Parents are children's most important teachers and advocates. But parent voices--particularly the voices of parents of underserved students--are often absent from public debates about education reform, and many parents feel powerless to change a system that persistently fails to serve their children. Sharhonda Bossier is working to change that. As the Deputy Director of Families for Excellent Schools, she leads and supports that organization's work to organize and mobilize families in support of aggressive education reform. Raised in the Watts area of Los Angeles, she earned her Bachelor's degree and Master's in education from the University of California Santa Cruz ...


What's next in education? It's an important question today. Over the past decade, ideas like standards-based accountability and charter schools have been at the center of the education reform conversation--and there's some evidence that these reforms have had positive impacts. But even the strongest supporters of the past decade of reform efforts would acknowledge that they haven't produced nearly the results we need to ensure the nation's economic competitiveness or close achievement gaps for low-income students. That has people across the board questioning what the next set of big (and small) ideas needs to be to produce dramatically better results ...


For the last two years, I've published a series of profiles of young education leaders who are helping to transform education today and are likely to have an even greater impact in the coming years. This year's list features ten amazing leaders working in education in a variety of ways: Katie Beck, Director of People and Idea Development, 4.0 Schools Sharhonda Bossier, Deputy Director, Families for Excellent Schools Sam Chaudhary and Liam Don, Co-Founders, ClassDojo Andrew Coy, Executive Director, Digital Harbor Foundation Ethan Gray, Executive Director, the Cities for Education Entrepreneurship Trust (CEE-Trust) Crystal Harmon, Vice President for Strategy ...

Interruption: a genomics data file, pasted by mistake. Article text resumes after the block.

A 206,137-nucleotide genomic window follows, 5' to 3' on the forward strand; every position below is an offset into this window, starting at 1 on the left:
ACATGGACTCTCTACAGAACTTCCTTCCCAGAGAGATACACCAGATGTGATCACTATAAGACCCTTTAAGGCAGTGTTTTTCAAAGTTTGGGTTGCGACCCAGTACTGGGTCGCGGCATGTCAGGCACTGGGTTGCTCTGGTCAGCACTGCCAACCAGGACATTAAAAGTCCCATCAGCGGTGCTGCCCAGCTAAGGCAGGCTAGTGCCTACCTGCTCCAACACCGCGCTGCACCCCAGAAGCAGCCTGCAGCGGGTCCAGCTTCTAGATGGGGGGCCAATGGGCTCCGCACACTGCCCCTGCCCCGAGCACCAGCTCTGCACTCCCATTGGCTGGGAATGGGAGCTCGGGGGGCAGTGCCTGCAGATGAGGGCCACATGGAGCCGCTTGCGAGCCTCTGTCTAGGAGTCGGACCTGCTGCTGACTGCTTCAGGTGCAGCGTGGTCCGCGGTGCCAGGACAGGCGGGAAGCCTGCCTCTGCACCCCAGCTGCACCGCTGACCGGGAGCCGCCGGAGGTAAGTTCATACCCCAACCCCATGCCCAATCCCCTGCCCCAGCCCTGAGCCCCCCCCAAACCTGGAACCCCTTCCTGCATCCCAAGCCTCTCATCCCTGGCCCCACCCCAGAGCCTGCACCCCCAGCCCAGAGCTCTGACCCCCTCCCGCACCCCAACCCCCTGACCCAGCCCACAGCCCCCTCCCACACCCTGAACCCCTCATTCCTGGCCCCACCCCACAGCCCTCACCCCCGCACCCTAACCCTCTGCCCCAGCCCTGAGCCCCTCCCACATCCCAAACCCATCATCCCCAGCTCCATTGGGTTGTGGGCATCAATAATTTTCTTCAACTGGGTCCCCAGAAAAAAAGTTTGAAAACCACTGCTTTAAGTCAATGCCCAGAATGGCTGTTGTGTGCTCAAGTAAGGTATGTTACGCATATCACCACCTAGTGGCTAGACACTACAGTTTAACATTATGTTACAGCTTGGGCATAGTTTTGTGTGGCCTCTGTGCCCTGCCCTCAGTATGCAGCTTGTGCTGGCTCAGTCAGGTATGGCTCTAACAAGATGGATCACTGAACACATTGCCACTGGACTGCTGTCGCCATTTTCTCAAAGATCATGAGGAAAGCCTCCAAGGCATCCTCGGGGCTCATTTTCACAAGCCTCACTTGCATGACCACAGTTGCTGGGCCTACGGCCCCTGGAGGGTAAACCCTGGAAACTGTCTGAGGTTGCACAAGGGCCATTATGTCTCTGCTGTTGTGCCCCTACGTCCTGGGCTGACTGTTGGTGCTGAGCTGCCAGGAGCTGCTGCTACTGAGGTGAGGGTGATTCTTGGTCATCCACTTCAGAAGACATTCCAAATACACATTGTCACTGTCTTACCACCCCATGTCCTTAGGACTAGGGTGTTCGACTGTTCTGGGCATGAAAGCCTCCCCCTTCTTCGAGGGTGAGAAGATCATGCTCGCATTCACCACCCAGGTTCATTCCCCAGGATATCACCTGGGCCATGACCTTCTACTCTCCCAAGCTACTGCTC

Advertisement

Recent Comments

Archives

Categories

Technorati

Technorati search

» Blogs that link here

Tags

AFT
Alex Grodd
Ana Menezes
Andrew Kelly
appropriations
ARRA
Aspire Public Schools
authorizing
Better Lesson
Bill Ferguson
certification
charter schools
child care
children's literature
choice
civil rights
CLASS
Core Knowledge
curriculum
D.C.
democracy
early childhood
Early Learning Challenge Grant
economics
elections
English language learners
entrepreneurship
equity
Evan Stone
fathers
finance
fix poverty first
Hailly Korman
harlem children's zone
HEA
Head Start
head start
health care
Higher Education
home-based child care
homeschooling
housing
How we think and talk about pre-k evidence
i3
IDEA
income inequality
instruction
international
Jason Chaffetz
Jen Medbery
just for fun
Justin Cohen
Kaya Henderson
Kenya
kindergarten
KIPP
Kirabo Jackson
Kwame Brown
land use
LearnBoost
libertarians
LIFO
literacy
Los Angeles
Louise Stoney
Mark Zuckerberg
Maryland
Massachusetts
Memphis
Michelle Rhee
Michigan
Mickey Muldoon
Neerav Kingsland
New Jersey
New Orleans
NewtownReaction
Next Gen Leaders
Next Gen leaders
nonsense
NSVF Summit
NYT
organizing
parent engagement
parenting
parking
pell grants
politics
poverty
PreK-3rd
presidents
principals
productivity
QRIS
Race to the Top
Rafael Corrales
redshirting
regulation
religion
rick hess
Roxanna Elden
RTT
san francisco
school choice
social services
SOTU
special education
Stephanie Wilson
stimulus
story
Sydney Morris
tax credits
Teacher Prep
teachers
technology
Title I
unions
urban issues
Vincent Gray
vouchers
Waiting for Superman
Washington
West Virginia
zoning